These days, more and more companies are capitalizing on the benefits of a reverse mentorship. For instance, if you look back to some of the millennial values stated above, you’ll see how reverse mentorships address some of those needs and effectively improve worker retention. For example, a junior employee who’s asked to be a mentor will likely feel:

  • Engaged with their work as they come up with ways to share their knowledge and skills
  • A sense of achievement once they’ve taught a co-worker something new
  • Respected and liked by co-workers

Employees who feel engaged, happy, and valued at work are more likely to stick around. Further, when employees see that their company is investing in their professional development, they’re more likely to put that same level of investment into their work projects and goals. 

For example, Pershing, a branch of the financial advisory and investments company BNY Mellon, has seen great success with its own reverse mentorship program. Of the 77 millennial employees the company had rotating through the program from 2013 to 2016, 96 per cent decided to continue working with the company. Although the retention rate may have been affected by numerous factors, CEO Mark Tibergien attributed the program with creating an environment in which all employees could flourish.

Regardless of age, people who participate in reverse mentorships are likely to walk away with an opened mind, a diversified skill set, and improved work relations. Plus, if an employee eventually decides to leave their job, they’re more likely to receive a glowing recommendation. 

Related Document: Letter of Recommendation

Successful Strategies for Mentoring Programs

Although people on either side of the generational gap may be hesitant to take lessons from one another, the truth is there’s valuable knowledge to be gained between the young and the old.

That being said, there are some strategies that businesses can follow when implementing a mentorship program:

  1. Be clear about your expectations. Let your employees know if there is a particular goal you would like them to meet at the end of their mentorship, such as encouraging inter-departmental collaboration. In this case, everyone can start off on common ground and agree upon the best route for achieving the goal.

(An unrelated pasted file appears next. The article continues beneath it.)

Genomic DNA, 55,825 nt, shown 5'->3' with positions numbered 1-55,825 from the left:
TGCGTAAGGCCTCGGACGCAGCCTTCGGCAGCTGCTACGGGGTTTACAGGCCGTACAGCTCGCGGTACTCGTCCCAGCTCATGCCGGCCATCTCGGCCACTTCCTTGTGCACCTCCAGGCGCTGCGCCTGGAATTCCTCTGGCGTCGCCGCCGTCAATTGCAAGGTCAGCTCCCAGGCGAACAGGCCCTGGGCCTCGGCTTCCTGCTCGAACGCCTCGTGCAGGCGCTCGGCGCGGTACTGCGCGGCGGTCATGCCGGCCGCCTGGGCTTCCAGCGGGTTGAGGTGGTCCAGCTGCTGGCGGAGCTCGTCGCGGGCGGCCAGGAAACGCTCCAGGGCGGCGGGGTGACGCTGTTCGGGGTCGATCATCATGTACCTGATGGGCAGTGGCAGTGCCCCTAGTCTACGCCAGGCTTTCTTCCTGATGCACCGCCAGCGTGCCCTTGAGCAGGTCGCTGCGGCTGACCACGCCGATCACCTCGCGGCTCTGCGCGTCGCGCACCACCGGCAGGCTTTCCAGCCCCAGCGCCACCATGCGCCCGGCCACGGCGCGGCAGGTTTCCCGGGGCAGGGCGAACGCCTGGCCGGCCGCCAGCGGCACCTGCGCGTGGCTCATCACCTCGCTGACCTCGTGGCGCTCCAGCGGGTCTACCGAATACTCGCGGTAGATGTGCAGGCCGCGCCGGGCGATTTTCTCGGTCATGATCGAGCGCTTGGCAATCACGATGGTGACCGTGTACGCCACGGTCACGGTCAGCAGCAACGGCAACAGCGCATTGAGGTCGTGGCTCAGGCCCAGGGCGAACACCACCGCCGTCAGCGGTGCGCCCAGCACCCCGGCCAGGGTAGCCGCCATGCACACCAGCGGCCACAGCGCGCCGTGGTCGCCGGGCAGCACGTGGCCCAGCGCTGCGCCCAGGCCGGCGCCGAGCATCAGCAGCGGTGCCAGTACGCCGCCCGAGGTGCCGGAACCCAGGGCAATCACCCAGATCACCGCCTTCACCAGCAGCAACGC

2. Pair people based on skill sets and personalities. Employees should be grouped together based on a balance of similarities and differences. For instance, the ideal pair would have different skill sets, so they can learn from one another, but similar personalities, so they can get along easily. 
  3. Explain the roles of mentor and mentee. Both people in the mentorship should have mutual respect and understanding for one another. Let your employees know how they can support each other in their roles, and provide them with the resources to do so. For instance, you can point them to a myriad of online resources that help explain mentor and mentee responsibilities. 
  4. Be involved throughout the entire mentorship. You can set up check-points where you meet with both mentor and mentee (together and separately) to discuss how the mentorship is going and address any challenges that may have come up. You can use the information from these check-ins to measure progress throughout and at the end of the mentorship.

A successful mentorship program helps your company create a strong team culture, even after the program has ended. Once this culture is established, employers may not even need to set up a formal program because their employees excel at communicating openly and motivating each other.  

Read More: Mentorship 101: A Guide to Gurus

Bridging the Generational Gap

Although generational labels can help us understand how society changes over time, it’s important to remember that we cannot use these labels to oversimplify the differences between us. In fact, some people of one generation may not identify with the label they’re given.

Reverse mentorships help eliminate stereotypes, facilitate communication, and encourage employees of all ages to continue learning throughout their careers. If you’re looking to increase employee retention, a mentorship program will create a positive work environment which makes employees feel respected, engaged, and valued so they won’t want to leave. 

Posted by Jasmine Roy

Jasmine has been writing for LawDepot since 2018. She is a writer with a passion for politics, law, and sociology. She's particularly interested in writing about real estate and family law.